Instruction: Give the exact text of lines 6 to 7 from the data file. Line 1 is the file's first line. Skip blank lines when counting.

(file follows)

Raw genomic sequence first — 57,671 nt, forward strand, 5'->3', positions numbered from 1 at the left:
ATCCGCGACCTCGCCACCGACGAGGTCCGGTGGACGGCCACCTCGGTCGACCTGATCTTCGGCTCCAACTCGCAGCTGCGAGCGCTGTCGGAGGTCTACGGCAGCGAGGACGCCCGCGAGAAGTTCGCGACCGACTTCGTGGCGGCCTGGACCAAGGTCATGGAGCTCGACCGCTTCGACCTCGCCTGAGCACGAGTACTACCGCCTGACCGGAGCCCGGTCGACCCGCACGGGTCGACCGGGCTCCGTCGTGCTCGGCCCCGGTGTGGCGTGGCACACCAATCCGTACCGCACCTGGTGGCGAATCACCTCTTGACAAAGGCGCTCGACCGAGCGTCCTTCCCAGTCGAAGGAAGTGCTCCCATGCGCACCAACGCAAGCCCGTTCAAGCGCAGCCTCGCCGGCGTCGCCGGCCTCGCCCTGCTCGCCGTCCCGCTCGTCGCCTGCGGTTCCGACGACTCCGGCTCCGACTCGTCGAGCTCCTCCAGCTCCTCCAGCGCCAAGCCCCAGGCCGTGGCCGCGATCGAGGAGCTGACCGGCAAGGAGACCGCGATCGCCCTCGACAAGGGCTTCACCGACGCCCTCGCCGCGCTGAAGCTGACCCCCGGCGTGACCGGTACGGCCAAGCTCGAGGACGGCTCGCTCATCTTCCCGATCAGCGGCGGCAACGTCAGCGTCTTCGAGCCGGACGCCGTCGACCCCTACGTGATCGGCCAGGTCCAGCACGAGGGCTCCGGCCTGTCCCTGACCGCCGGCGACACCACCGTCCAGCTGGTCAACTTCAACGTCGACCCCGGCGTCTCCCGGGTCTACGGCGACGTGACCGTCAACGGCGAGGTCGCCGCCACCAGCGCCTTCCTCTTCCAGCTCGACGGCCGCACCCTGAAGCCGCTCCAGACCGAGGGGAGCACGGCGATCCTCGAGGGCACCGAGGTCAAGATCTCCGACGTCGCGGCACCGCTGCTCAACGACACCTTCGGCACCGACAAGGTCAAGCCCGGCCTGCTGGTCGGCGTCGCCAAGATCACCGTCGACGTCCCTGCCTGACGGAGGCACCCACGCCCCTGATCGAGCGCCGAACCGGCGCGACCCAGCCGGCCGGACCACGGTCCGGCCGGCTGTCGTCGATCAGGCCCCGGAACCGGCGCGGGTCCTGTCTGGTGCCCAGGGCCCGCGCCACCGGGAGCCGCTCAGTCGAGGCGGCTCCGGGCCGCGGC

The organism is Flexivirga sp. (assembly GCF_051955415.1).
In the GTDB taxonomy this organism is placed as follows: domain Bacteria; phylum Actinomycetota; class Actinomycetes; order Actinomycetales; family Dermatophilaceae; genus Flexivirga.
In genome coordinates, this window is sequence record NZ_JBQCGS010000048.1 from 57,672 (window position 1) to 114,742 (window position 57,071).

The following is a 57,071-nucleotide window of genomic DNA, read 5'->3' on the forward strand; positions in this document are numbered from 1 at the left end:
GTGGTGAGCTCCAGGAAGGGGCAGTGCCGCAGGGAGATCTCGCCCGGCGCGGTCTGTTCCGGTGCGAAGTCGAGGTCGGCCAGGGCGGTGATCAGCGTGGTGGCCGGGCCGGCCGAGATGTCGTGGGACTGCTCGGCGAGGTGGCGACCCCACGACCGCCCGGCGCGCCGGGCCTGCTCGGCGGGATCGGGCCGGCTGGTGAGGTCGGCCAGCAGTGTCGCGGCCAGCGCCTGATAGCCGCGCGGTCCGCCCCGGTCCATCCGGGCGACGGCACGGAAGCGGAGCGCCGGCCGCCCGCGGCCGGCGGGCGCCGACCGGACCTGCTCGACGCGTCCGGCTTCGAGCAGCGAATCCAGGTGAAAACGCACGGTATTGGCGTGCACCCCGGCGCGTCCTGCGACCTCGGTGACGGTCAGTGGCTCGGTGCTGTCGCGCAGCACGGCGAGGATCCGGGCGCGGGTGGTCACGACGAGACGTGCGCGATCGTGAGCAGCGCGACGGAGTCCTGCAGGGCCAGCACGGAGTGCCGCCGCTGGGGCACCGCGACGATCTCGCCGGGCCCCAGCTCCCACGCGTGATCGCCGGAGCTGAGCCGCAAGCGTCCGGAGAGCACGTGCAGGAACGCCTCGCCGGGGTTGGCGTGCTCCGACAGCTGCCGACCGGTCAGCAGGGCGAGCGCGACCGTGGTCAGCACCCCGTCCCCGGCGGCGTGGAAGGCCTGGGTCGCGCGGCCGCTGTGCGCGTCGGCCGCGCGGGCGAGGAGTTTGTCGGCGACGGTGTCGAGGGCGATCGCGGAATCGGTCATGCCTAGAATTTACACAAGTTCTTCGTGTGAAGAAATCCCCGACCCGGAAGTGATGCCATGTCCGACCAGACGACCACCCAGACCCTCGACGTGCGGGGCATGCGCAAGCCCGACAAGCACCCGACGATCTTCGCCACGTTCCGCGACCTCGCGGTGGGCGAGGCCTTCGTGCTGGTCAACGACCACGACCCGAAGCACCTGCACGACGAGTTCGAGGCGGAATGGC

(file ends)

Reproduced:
The following is a 57,071-nucleotide window of genomic DNA, read 5'->3' on the forward strand; positions in this document are numbered from 1 at the left end:
GTGGTGAGCTCCAGGAAGGGGCAGTGCCGCAGGGAGATCTCGCCCGGCGCGGTCTGTTCCGGTGCGAAGTCGAGGTCGGCCAGGGCGGTGATCAGCGTGGTGGCCGGGCCGGCCGAGATGTCGTGGGACTGCTCGGCGAGGTGGCGACCCCACGACCGCCCGGCGCGCCGGGCCTGCTCGGCGGGATCGGGCCGGCTGGTGAGGTCGGCCAGCAGTGTCGCGGCCAGCGCCTGATAGCCGCGCGGTCCGCCCCGGTCCATCCGGGCGACGGCACGGAAGCGGAGCGCCGGCCGCCCGCGGCCGGCGGGCGCCGACCGGACCTGCTCGACGCGTCCGGCTTCGAGCAGCGAATCCAGGTGAAAACGCACGGTATTGGCGTGCACCCCGGCGCGTCCTGCGACCTCGGTGACGGTCAGTGGCTCGGTGCTGTCGCGCAGCACGGCGAGGATCCGGGCGCGGGTGGTCACGACGAGACGTGCGCGATCGTGAGCAGCGCGACGGAGTCCTGCAGGGCCAGCACGGAGTGCCGCCGCTGGGGCACCGCGACGATCTCGCCGGGCCCCAGCTCCCACGCGTGATCGCCGGAGCTGAGCCGCAAGCGTCCGGAGAGCACGTGCAGGAACGCCTCGCCGGGGTTGGCGTGCTCCGACAGCTGCCGACCGGTCAGCAGGGCGAGCGCGACCGTGGTCAGCACCCCGTCCCCGGCGGCGTGGAAGGCCTGGGTCGCGCGGCCGCTGTGCGCGTCGGCCGCGCGGGCGAGGAGTTTGTCGGCGACGGTGTCGAGGGCGATCGCGGAATCGGTCATGCCTAGAATTTACACAAGTTCTTCGTGTGAAGAAATCCCCGACCCGGAAGTGATGCCATGTCCGACCAGACGACCACCCAGACCCTCGACGTGCGGGGCATGCGCAAGCCCGACAAGCACCCGACGATCTTCGCCACGTTCCGCGACCTCGCGGTGGGCGAGGCCTTCGTGCTGGTCAACGACCACGACCCGAAGCACCTGCACGACGAGTTCGAGGCGGAATGGC